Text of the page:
He should be relieved, for her, if not himself. She'd made the decision for him. The safest one. The only one that wouldn't put her life at risk every time she got near him.

He sat down on the edge of the empty bed, naked, bereft.

Dawn was rising, sending slivers of pale pink light down through the thick canopy of pines outside. He watched it for a moment, unable to summon the desire to close the shutters. The house's electronic security took care of it for him, automated steel louvers locking tight, blotting out the morning.

He didn't know how long he sat there. When the hard rap sounded on the door behind him, his voice was a rusty sound in the back of his parched throat. "Yeah."

"Harvard." Dante spoke through the closed slab of hand-hewn wood. "You two decent in there, man?"

The door opened and Dante stepped inside. "Jesus, it's freezing in here. What do you mean, she's gone?"

Chase pivoted his head to meet his old friend's confused frown, turning amber high beams on him. The warrior lifted his chin, dark brows rising as he took in Chase's feral appearance. "Ah, shit. You didn't - "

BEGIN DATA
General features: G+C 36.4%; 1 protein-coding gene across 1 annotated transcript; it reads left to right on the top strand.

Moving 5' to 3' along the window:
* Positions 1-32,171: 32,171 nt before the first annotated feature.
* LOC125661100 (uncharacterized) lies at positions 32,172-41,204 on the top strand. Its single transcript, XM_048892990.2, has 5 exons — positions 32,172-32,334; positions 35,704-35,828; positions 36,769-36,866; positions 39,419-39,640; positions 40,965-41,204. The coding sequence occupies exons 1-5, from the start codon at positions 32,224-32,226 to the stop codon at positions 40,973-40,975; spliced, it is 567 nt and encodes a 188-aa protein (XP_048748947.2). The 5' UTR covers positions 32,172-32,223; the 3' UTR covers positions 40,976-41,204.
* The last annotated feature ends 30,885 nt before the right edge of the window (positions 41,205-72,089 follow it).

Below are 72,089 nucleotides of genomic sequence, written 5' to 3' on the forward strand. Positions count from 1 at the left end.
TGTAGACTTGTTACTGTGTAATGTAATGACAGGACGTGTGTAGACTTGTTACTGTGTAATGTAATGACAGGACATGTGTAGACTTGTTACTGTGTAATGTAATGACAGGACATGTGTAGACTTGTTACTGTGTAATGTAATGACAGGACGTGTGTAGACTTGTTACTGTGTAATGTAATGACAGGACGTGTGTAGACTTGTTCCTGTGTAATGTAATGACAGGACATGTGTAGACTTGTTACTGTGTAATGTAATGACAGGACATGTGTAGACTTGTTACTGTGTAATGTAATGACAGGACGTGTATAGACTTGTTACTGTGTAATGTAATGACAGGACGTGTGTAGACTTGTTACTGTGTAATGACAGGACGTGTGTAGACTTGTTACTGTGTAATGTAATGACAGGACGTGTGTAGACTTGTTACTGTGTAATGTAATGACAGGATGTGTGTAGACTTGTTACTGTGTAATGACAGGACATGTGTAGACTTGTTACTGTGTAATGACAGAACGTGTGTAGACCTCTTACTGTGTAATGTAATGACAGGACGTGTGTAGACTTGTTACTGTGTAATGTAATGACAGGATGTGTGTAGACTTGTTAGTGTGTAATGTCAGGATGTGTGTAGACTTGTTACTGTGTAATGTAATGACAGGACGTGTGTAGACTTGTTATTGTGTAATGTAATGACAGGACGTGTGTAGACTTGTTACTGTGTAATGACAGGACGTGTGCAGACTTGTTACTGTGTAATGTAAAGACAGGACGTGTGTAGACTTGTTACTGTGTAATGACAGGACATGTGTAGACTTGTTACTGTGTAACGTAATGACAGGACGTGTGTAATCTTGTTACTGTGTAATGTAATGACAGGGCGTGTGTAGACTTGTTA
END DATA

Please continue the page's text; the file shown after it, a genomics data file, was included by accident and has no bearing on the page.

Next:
"I drank from her," Chase admitted. "Things got ... out of hand. I scared her pretty bad. I hurt her, and now she's gone."

Dante stared at him for a long moment, studying him. "You care about this female."

"I love her. That should be reason enough for me to let her go, right?" He slowly shook his head, considering how much better off she'd be without him. "I'm the last thing she needs in her life."

"More than likely," Dante replied, grave. No mercy in his voice or in the sober eyes that held Chase's amber-swamped gaze. "She doesn't need you in her life like this, my friend. Nobody who cares about you wants to be there to watch when you crash and burn. I'd say least of all her. I don't mean to be harsh. You're trying to get your shit together, I can see that."

"Yeah," Chase agreed. "I have to. I want to prove to her that I can beat this."

Dante shook his head. "No, man. First, you have to want to prove it to yourself."

DAWN WAS COLD and brittle, clouding Tavia's breath as she stood on the stoop of the little house she'd called home until roughly a week ago. Yellow crime scene tape sealed the front door, which was still festooned with a ribboned Christmas wreath and sleigh bells that jangled as she broke the tape and stepped inside.